The Best Deck Screws Will Save You Precious Deck Building Time

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Published: 07th October 2009
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Building a deck is an investment in both your lifestyle and your home's value. This is why deck builders know that in order to ensure that your new deck is built to last, they will recommend using deck hardware and tools that will last as long as your deck. In addition to deck fasteners, one piece of essential deck hardware that is often overlooked is deck screws. Simply put, you have to be sure that the decking screws you buy are not going to strip, or break during or after installation.

If you're a do-it-yourself homeowner taking on a deck building project, buying cheap decking screws will pretty much guarantee that you will have a horrible deck installation experience. This is especially true if you are building a wood deck with exotic hardwoods such as ipe decking, tigerwood decking, cumaru decking, or garapa decking. These hardwoods can be quite a hassle, especially ipe since it is, by far, one of the hardest decking materials you can buy. The same goes for cumaru decking. Both can make inexperienced deck builders and homeowners doing a DIY home improvement project use words that would make their mothers ashamed!

Regardless of the hardwood decking you choose, here's what you need to know about buying the right deck screws:

Buy stainless screws made of high quality stainless steel. 305 and 316 grade stainless steel are the most commonly used and ideal for exotic hardwood decking. However the grade is not always the difference maker. Screws are typically a product that you get what you pay for. There can be a huge difference between a cheaply made 305 grade stainless screw and one manufactured from top quality materials.

Although stainless steel is a generally soft material, it is required when installing a hardwood deck because other materials can react with the hardwoods and cause corrosion issues or give off hideous stains on the decking surface. 305 and 316 grade stainless steel screws are totally ideal for deck building because they offer great corrosion resistance, have maximum drawing ability and superior formability. Their high corrosion resistance means that these stainless deck screws can last through seasonal changes and inclement weather. Choosing cheaper screws will lead to cam-out, the heads completely stripping and, worse, snapping.

The issue of stripping is one that also needs to be considered. This is where the screw head needs to be your number one focus when it comes to buying deck screws. Why? Think about it. If you buy cheap deck screws that fit a Philip's head bit and you're using ipe decking, you'll run through a whole bunch of screws because of the density of the wood. The force needed to drill in an inferior screw pretty much guarantees that you'll end up with rows and rows of stripped screws, or worse, very brittle screws that will break over time.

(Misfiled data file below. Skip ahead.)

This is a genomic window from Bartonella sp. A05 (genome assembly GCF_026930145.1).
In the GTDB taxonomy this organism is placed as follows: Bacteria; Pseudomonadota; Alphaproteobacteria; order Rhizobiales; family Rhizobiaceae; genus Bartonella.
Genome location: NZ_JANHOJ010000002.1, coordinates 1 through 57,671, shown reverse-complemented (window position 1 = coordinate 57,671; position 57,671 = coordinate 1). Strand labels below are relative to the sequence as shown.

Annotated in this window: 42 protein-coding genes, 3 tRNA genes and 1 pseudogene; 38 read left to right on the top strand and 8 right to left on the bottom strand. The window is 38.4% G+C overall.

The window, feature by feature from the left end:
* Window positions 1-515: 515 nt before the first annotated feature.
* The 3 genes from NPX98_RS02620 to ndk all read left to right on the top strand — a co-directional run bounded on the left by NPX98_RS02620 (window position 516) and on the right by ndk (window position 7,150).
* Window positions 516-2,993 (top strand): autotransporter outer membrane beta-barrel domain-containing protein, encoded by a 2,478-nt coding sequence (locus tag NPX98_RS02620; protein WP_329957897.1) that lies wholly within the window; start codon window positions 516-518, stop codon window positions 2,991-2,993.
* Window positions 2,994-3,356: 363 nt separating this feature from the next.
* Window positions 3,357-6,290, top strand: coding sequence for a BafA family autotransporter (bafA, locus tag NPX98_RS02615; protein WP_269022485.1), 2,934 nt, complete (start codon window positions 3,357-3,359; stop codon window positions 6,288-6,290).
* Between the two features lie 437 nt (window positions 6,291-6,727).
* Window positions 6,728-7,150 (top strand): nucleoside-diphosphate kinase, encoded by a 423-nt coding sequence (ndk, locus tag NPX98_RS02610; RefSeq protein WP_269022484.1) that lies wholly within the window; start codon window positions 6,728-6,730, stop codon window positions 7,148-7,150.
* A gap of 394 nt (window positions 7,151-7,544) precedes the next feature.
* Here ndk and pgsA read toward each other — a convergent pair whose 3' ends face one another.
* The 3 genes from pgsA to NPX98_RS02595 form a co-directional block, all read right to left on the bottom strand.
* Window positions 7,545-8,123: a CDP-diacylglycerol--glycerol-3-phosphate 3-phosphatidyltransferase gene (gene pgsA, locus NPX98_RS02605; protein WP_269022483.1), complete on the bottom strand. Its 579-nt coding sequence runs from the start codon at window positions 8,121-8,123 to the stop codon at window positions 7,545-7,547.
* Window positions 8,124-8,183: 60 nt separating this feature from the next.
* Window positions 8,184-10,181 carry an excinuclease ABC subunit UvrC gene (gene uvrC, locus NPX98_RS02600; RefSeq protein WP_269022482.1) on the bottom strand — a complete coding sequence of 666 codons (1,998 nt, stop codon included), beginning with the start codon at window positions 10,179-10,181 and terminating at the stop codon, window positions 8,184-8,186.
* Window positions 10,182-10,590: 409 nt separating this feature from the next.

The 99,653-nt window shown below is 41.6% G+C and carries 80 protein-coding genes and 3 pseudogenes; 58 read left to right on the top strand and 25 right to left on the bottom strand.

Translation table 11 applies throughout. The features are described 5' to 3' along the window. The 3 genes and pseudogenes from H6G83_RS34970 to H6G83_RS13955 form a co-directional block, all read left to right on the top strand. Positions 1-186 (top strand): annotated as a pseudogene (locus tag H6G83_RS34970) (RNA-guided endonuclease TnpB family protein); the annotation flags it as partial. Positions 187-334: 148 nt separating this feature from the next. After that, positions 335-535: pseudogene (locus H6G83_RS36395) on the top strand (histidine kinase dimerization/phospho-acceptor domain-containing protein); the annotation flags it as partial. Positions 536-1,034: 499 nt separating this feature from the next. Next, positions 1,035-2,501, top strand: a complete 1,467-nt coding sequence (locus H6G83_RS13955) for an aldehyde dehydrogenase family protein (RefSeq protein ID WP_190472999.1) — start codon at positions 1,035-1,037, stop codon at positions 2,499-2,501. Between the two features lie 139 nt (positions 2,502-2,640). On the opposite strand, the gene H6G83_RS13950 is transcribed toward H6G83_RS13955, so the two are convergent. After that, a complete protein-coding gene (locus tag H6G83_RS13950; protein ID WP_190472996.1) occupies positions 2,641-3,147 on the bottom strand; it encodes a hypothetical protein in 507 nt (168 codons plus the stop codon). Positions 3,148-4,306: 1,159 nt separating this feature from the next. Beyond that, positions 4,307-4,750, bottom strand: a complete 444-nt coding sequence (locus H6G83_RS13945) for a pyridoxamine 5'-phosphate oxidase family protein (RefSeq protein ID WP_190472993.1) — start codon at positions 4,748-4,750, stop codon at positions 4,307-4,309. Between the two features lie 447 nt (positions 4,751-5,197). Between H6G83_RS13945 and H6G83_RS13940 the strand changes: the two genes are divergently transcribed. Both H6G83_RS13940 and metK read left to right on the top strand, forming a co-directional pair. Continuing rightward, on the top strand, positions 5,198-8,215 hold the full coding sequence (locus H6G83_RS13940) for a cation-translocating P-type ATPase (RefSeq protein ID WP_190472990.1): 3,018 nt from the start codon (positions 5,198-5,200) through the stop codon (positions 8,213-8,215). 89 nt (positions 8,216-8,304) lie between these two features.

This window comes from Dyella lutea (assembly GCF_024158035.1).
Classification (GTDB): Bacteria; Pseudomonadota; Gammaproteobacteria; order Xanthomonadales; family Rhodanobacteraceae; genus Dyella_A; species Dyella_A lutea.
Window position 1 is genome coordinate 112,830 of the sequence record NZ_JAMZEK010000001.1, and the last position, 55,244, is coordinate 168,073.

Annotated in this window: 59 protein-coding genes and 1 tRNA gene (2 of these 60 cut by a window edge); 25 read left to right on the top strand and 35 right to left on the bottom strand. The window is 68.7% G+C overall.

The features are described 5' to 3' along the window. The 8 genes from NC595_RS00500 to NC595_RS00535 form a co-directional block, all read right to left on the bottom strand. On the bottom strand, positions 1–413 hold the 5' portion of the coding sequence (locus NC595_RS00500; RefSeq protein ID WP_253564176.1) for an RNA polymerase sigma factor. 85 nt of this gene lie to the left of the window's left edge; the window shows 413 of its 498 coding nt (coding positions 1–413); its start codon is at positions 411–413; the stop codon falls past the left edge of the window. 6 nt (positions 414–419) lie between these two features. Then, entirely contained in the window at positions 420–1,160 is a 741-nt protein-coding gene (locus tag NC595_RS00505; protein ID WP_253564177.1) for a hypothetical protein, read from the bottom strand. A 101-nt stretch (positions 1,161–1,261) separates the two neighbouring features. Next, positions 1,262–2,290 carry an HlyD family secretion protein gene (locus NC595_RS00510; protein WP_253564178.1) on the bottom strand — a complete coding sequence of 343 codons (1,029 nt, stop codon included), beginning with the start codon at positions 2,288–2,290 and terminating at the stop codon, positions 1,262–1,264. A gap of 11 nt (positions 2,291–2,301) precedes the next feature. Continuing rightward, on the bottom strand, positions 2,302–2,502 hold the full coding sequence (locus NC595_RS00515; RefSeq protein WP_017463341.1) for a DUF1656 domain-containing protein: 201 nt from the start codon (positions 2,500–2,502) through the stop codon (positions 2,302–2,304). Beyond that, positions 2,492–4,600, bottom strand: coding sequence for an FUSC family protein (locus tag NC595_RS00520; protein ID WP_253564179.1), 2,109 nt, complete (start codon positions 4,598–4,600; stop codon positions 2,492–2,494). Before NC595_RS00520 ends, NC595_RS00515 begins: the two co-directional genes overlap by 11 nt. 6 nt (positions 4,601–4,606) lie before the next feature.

Again, buying high-quality stainless steel decking screws will increase your chances of a smooth deck installation process. Moreover, if you buy torx drive screws you'll really have a better time building your deck. Torx screws are just the thing for hard wood decking. Any good deck builder will tell you that building a hardwood deck from dense woods such as ipe, cumaru, tigerwood, and garapa, can only be done with resilient deck screws. Torx deck screws have a six-pointed star head that resist cam-out and stripping much more than other head designs.

If you still think you'll be just fine building your wood or composite deck with cheap deck screws, do yourself a favor. Buy at least one third more in screws so that you can have enough to replace the ones that snap or strip. The last thing you need is to run out of screws and then spend more time and money driving to the home improvement store. At this point, do you really think you'll save money building a deck the cheap way?

Or, you could follow the advice of deck builders across the country who use both deck fasteners with the best deck screws. If the pros buy deck hardware that makes deck building easier, shouldn't you? Spending a few extra dollars to ensure that your hardwood deck gets built correctly will not only save you money in the short run, it will also save you time, energy and money in the long term too. After all, wood decking doesn't stay the same. Over the course of time, hardwood decking contracts and expands as the weather changes and as it ages. Even if you're lucky enough to install a deck with cheap screws, if they break, you'll have to spend both time and your hard-earned resources maintaining and repairing your broken deck.

Ultimately, it's your deck. Hopefully, this advice has geared you toward making the process simpler, easier, and a lot smoother.

Learn more about deck fasteners and deck screws.

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